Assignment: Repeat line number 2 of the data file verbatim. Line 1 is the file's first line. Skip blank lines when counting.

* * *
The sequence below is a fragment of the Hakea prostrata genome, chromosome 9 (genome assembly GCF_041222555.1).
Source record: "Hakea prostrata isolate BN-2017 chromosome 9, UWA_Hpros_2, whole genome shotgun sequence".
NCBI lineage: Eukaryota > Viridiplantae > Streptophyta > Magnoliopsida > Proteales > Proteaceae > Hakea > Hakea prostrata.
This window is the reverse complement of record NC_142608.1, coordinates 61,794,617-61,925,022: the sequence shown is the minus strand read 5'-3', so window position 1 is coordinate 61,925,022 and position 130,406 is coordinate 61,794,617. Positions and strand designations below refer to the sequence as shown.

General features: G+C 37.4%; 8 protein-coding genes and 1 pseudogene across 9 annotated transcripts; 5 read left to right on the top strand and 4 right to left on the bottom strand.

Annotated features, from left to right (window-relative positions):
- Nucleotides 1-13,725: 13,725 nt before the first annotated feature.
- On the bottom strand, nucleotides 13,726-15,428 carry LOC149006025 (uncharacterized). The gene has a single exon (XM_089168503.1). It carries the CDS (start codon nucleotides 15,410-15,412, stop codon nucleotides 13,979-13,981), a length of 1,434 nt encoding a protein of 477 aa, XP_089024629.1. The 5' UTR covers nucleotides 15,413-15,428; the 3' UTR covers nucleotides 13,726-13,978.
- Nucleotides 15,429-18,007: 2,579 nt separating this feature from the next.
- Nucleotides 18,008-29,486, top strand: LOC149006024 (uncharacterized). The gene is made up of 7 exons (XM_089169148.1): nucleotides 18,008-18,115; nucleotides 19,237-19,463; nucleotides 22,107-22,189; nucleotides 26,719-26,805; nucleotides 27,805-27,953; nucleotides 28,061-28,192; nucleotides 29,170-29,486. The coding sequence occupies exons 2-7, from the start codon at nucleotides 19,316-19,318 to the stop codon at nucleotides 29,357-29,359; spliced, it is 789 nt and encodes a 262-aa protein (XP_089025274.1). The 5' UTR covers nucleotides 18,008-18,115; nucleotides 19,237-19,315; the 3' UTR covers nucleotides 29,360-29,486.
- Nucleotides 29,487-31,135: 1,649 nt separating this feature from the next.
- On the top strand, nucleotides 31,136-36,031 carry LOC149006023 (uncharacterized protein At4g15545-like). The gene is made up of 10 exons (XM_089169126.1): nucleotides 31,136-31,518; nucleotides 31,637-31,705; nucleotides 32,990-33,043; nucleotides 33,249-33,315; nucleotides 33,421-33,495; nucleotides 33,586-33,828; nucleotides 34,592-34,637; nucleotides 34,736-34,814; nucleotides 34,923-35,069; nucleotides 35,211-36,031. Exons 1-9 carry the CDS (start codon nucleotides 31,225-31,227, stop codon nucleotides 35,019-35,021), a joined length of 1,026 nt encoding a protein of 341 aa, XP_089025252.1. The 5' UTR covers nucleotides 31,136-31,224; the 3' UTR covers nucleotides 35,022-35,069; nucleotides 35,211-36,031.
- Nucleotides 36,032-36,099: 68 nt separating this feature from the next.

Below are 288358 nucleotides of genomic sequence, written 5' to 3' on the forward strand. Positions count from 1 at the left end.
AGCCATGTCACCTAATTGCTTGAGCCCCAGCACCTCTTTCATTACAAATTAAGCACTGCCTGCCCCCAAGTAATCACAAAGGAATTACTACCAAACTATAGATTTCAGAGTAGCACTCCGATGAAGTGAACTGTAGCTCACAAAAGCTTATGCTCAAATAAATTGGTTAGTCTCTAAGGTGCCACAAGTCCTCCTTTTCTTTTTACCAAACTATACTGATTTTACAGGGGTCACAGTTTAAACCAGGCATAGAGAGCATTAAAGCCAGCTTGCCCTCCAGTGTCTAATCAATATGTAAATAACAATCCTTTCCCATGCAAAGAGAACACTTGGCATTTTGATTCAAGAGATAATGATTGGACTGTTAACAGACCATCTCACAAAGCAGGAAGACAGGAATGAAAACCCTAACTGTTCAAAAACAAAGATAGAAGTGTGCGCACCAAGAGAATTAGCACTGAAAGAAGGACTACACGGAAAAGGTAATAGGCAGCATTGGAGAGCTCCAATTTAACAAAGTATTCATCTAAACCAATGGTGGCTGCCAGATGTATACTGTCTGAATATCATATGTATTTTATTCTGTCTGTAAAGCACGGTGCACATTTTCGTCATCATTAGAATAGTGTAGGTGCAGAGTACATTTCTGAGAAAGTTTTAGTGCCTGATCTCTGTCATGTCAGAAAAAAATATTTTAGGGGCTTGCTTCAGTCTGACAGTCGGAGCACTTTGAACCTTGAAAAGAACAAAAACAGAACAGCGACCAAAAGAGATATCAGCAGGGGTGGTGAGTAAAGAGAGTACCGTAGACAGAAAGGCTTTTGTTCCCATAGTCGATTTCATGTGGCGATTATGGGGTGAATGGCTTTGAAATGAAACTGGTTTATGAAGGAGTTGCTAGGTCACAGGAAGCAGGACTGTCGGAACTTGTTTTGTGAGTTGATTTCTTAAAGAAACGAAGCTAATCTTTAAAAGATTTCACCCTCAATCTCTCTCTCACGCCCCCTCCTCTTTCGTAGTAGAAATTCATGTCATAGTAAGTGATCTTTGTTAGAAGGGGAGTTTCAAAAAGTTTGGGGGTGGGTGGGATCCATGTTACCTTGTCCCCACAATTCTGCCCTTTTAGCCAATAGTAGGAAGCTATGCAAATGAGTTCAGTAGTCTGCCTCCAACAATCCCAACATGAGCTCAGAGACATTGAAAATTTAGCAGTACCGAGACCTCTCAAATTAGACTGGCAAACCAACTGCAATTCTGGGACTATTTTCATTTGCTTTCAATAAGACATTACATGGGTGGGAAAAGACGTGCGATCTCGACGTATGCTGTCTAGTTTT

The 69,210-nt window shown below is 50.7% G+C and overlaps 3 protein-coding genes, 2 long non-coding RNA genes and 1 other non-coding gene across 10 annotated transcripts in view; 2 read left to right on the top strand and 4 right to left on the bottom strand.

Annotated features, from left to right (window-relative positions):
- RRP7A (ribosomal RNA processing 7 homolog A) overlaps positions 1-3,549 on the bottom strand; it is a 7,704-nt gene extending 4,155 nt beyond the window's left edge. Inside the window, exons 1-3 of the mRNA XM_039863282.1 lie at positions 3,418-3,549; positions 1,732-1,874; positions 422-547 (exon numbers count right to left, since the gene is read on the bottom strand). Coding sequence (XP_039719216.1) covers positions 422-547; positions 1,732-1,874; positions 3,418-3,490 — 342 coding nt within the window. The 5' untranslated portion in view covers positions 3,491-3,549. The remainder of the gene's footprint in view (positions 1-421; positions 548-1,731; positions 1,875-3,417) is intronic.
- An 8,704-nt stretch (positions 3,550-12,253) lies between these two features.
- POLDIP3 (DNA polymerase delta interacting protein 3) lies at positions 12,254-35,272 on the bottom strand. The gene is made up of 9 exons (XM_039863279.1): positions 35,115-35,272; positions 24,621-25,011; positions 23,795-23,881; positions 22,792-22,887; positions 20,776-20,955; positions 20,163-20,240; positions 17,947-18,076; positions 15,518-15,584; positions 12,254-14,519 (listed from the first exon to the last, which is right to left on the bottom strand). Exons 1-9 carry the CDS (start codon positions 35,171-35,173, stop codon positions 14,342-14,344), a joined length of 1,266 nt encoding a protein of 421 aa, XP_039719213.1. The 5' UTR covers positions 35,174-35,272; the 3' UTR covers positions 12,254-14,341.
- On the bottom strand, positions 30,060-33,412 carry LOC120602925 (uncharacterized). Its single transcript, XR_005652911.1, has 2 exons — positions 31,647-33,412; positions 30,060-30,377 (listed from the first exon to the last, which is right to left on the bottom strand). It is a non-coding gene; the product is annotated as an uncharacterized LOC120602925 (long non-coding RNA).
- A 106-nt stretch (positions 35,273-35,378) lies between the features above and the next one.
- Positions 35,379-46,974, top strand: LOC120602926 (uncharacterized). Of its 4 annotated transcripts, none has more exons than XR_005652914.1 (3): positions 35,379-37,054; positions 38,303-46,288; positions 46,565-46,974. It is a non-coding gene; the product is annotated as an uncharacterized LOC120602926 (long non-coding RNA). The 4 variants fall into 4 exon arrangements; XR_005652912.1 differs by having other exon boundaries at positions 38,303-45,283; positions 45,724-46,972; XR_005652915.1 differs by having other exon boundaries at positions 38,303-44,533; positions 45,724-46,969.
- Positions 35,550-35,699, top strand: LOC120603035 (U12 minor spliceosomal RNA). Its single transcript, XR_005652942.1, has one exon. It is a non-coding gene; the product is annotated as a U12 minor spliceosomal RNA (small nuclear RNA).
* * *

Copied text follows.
Source record: "Hakea prostrata isolate BN-2017 chromosome 9, UWA_Hpros_2, whole genome shotgun sequence".